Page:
Once considered free agents with the power to make their own decisions, doctors are increasingly employed by large hospitals and health care systems.
That trend is evident in a dispute between Christus St. Vincent Regional Medical Center and New Mexico Cancer Care Associates, a private group of cancer specialists that provided hospital care under contract for a decade. The cancer clinic intends to remain independent, its leaders said, despite pleas from Christus St. Vincent to come on board.
American Medical Association statistics increasingly show that doctors are foregoing the right to run their own hospital job security shows. But that’s not something the oncologists at New Mexico Cancer Care Associates want to do.
“It’s a recurring theme in medicine,” said Dr. Scott Herbert, an oncologist at the Santa Fe Cancer Clinic, of doctors gobbled up by hospitals. “And we have the opportunity to do that a bit better here.”
The American Medical Association reported that 2020 was the first year in which less than half of the country’s primary care physicians worked in private, wholly physician-owned practices. Physicians in workplaces owned or partly owned by hospitals, systems and other entities rose to 50.2% in 2020 from 41.8% in 2012, the association said.
Young doctors are more likely to work for someone else, the AMA said. Seventy percent of doctors under 40 are employed by a hospital or similar organization, according to the report.
Dr. Angela Bratton, a Los Alamos ophthalmologist and president of the New Mexico Medical Society, said medical schools teach little about business management and many young doctors are intimidated by the costs and challenges of starting a business. from their own office.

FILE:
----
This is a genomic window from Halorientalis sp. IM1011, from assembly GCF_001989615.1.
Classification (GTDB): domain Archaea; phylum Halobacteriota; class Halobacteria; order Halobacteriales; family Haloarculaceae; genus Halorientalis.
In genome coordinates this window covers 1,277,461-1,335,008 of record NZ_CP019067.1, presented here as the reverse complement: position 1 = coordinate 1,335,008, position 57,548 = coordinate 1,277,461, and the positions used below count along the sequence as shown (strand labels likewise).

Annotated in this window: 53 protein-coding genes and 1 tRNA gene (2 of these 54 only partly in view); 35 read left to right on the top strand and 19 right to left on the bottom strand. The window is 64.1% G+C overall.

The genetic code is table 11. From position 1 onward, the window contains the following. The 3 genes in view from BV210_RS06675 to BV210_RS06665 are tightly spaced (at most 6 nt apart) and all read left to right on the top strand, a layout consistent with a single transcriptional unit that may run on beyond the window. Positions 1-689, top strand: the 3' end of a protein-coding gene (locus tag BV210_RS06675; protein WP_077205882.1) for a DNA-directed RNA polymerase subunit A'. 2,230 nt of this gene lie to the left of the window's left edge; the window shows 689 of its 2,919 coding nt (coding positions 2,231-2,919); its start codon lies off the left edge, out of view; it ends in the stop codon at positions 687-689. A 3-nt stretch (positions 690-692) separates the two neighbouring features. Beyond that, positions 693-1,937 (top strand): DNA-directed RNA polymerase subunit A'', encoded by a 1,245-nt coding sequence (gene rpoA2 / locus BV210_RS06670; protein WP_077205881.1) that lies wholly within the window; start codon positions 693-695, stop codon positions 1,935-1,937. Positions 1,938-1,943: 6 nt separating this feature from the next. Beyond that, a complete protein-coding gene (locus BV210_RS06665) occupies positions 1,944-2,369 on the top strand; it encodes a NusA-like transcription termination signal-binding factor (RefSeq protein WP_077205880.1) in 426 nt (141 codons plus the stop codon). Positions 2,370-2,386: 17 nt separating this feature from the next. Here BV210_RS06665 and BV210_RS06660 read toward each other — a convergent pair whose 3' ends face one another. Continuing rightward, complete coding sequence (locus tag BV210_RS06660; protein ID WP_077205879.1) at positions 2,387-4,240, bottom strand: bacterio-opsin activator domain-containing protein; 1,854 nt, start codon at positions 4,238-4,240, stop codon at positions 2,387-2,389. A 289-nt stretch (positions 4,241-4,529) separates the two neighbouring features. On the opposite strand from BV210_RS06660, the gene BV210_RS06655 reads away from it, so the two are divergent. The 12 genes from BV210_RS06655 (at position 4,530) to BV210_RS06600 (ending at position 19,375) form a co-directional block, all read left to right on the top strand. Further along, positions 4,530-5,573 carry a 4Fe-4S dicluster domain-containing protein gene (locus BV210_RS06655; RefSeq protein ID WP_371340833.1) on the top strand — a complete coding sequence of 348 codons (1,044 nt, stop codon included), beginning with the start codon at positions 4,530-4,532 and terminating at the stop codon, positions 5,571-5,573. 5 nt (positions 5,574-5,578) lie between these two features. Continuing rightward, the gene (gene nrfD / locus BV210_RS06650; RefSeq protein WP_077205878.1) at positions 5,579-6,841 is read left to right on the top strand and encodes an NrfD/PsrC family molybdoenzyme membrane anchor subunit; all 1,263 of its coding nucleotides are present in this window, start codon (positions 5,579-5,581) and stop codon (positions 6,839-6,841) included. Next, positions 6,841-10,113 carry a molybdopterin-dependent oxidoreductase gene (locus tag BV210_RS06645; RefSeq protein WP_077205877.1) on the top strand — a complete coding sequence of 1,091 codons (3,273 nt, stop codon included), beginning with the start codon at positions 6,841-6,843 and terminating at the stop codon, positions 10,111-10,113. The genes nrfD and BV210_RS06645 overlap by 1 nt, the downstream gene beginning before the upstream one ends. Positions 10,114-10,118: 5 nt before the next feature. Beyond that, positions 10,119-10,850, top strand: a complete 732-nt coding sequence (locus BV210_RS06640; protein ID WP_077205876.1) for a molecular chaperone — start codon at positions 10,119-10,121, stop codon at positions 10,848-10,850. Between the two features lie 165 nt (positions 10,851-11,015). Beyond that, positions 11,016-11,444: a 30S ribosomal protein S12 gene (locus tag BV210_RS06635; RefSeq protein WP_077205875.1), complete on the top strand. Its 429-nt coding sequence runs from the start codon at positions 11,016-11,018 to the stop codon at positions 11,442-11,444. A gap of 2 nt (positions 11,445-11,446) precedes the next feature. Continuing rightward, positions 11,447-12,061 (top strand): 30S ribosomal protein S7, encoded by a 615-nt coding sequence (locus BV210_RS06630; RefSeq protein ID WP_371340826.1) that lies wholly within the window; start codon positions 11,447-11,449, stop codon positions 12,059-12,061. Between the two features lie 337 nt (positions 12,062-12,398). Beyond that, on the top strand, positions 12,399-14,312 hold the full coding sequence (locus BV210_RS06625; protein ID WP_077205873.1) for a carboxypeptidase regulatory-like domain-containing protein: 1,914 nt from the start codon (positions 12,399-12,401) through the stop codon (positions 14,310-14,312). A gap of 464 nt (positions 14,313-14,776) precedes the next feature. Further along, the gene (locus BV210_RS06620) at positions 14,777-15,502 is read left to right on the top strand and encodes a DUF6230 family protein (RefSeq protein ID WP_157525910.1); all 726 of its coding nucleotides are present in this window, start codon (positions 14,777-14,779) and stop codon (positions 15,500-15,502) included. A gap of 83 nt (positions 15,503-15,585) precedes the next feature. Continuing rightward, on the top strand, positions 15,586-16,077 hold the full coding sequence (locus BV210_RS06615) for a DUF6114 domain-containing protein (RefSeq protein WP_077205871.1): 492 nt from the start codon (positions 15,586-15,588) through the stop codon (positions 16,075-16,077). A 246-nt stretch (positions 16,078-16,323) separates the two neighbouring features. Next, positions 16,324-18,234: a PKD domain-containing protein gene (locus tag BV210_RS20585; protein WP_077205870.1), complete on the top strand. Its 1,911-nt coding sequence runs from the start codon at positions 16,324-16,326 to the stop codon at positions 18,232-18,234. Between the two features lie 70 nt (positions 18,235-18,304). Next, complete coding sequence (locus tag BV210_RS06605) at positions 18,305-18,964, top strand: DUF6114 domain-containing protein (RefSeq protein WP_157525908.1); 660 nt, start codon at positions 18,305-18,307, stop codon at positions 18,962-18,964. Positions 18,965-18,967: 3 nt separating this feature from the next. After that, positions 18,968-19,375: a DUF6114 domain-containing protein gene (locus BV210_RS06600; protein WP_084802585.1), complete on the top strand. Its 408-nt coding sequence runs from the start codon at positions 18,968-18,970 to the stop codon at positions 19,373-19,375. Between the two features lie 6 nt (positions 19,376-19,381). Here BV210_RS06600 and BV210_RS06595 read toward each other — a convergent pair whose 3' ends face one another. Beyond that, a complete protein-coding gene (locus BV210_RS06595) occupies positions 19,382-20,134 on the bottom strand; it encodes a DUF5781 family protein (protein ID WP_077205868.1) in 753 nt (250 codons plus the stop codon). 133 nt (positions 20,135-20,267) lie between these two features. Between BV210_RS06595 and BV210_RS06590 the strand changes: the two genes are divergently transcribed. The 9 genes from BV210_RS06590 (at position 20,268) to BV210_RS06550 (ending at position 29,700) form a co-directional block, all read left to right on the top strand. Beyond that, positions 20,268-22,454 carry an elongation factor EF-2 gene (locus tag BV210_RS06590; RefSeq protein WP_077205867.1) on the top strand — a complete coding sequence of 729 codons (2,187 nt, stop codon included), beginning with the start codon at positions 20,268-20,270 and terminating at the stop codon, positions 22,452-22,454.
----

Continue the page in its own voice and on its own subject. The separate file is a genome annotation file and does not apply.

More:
In the 1970s, many doctors came out of medical school considering solo practice, she said, because it was such a common pattern at the time. But spending has increased and regulations have increased.
Bratton is part of Eye Associates of New Mexico, a large company owned almost entirely by its physicians. Eye Associates has more than 50 healthcare providers, she said.
She said the size of her group allows her to have operations managers who take care of contracts, regulations, equipment and other things. She has been practicing medicine in New Mexico for nearly 30 years.
Dr. Barbara McAneny, an oncologist in Albuquerque and head of New Mexico’s Independent Hematology Oncology Consultants, said she and her team had no interest in being employed by a hospital. McAneny is a past president of the American Medical Association.
She said her group of seven medical oncologists and eight nurse practitioners are keeping patients out of hospitals at a much higher rate than the national average.
Hospitals have higher fees than independent providers, she said, and institutions like their doctors employed to make internal referrals for hospital care, imaging, chemotherapy and surgery.
“So it’s following the money,” said McAneny, who said he has friends at New Mexico Cancer Care Associates but has no vested interest in the dispute. “Hospitals really want to acquire doctors.”
She said her clinic can structure the practice the way she and her colleagues prefer and at a lower cost.
Hospital care is expensive, she says, “and we can’t keep doing it. This country cannot afford to do that.
“Independent doctors like to be like Switzerland,” she said. “We would like to remain independent.”
Dr. Jason A. Call, a radiation oncologist employed by Memorial Medical Center in Las Cruces, said the job at the hospital “seemed very well suited to my situation.”